Sunday, October 30, 2016


All my life I've had to battle the affliction of deafness. If I take off my hearing aids, I can't hear you, but I will understand you. Deafness is like total osmosis in trying to reach an understanding of people as they speak. The trouble is people can view you as a total moron, without any real thinking behind it.

I began my problems when I was 5-years old when I suffered the most severe case of mumps anyone could have. It began the decline of my hearing and the constant psychological beating I have been taking every day of my life for these many years.

I tell you this so you understand other deaf people, people who have the same brain capacity as anyone else, yet they need to exercise it more than anyone else. When they are not understood, they feel like they are singled out as ‘special', a ‘special' they don't wish for.

As a young student, missing a homework assignment was only half the problem, hearing you had been given homework was the other half of the equation. Missing things said in a low voice in a classroom, maybe with the back of the teacher to you as she or he may erase a blackboard or someone coughs out or something drops, you will miss vital information.

The problem got greater as I went through high school, my hearing deteriorating to the point that I needed hearing aids, but I didn't dear get them, for fear of being ostracized in the classroom and in friendships. We are talking about teens, not adults, although I wasn't too trusting of adults either. But one day I decided to do something about that since it was dawning on me I needed to give myself a chance, screw any friendships that judged me for my difficulty. I learned to lip-read and moved on.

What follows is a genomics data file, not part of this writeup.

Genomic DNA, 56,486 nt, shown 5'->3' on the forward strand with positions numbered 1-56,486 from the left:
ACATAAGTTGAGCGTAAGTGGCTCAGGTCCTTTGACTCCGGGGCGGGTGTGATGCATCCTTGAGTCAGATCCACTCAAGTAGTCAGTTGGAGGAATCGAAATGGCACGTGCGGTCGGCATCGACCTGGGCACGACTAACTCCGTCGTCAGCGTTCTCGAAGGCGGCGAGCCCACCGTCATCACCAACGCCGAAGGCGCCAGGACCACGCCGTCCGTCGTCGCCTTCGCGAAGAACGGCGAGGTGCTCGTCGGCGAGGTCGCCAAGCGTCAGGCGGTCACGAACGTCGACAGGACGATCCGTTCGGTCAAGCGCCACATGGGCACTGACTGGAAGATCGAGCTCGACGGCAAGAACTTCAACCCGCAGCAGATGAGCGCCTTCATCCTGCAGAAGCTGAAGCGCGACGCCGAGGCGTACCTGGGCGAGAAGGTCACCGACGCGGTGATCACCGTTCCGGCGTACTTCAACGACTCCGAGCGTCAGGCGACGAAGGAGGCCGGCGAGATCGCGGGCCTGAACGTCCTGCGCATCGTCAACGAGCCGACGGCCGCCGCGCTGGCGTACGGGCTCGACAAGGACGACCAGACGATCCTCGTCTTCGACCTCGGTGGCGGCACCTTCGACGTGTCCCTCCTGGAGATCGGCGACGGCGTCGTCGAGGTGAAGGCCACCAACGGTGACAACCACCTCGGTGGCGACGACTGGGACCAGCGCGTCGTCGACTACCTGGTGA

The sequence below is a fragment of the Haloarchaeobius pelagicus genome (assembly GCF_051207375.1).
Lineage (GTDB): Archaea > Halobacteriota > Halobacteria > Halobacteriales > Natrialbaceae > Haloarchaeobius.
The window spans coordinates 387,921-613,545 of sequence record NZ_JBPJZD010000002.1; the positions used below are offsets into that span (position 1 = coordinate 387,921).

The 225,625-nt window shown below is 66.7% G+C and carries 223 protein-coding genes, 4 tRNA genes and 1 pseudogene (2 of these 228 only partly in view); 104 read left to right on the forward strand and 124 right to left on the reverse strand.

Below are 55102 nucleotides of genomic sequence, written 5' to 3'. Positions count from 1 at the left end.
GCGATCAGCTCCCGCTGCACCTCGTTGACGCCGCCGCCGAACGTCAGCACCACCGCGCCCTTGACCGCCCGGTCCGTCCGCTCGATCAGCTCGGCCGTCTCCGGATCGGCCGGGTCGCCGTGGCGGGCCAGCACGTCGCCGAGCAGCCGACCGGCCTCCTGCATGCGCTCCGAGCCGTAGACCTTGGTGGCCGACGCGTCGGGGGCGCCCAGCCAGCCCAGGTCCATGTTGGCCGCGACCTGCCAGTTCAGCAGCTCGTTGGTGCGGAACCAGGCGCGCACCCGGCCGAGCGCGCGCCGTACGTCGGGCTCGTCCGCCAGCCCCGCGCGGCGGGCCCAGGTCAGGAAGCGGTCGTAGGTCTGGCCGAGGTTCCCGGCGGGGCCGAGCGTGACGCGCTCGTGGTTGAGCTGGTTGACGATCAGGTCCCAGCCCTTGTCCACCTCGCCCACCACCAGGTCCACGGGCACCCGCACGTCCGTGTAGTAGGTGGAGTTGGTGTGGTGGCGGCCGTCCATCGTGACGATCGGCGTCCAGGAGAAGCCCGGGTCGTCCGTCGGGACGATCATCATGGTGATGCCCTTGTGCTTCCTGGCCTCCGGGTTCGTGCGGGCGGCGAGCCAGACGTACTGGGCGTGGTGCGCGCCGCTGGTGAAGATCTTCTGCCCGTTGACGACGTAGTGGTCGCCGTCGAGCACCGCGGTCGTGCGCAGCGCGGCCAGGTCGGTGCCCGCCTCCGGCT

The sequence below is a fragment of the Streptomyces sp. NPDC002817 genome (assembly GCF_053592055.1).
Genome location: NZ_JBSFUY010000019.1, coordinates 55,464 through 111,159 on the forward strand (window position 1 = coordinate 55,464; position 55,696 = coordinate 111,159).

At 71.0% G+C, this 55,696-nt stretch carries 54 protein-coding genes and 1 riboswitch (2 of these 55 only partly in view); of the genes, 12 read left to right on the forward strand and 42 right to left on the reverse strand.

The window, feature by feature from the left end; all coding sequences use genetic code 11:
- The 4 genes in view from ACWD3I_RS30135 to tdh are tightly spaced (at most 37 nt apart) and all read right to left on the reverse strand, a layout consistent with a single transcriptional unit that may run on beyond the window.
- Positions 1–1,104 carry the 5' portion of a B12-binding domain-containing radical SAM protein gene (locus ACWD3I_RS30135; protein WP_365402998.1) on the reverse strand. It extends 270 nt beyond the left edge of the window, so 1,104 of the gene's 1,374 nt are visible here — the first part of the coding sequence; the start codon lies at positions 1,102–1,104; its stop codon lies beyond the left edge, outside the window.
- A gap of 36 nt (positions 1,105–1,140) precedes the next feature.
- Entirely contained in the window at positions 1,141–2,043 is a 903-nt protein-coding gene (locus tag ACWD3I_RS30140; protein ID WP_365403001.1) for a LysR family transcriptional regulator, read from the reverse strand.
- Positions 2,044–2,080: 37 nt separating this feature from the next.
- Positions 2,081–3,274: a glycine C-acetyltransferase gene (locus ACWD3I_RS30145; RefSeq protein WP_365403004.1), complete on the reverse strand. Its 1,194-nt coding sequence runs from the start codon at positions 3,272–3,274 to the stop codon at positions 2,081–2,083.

By college the classroom situation was the same as always, the lecture halls were another story as the distance was my most difficult situation to overcome, as professors would move about, turn away and talk, and people in a large high-ceilinged room distorts sounds. So at night, I read, studied and re-read the material to catch up on the lesson as best I could. I made the Dean's List every semester from my Junior year until I graduated.

By the time I went to a professional job, I was settling in with the hearing aids, lip-reading and learning body language and expressions, both physically and tonal, the way sounds come to me are clues, if I can hear them. Your mind figures out quickly and allows you to asses with all the clues what someone is saying.

All this is true for most deaf people, they don't consider their affliction a handicap, you can learn and get a job, marry and have children, without any hindrance from loss of hearing.


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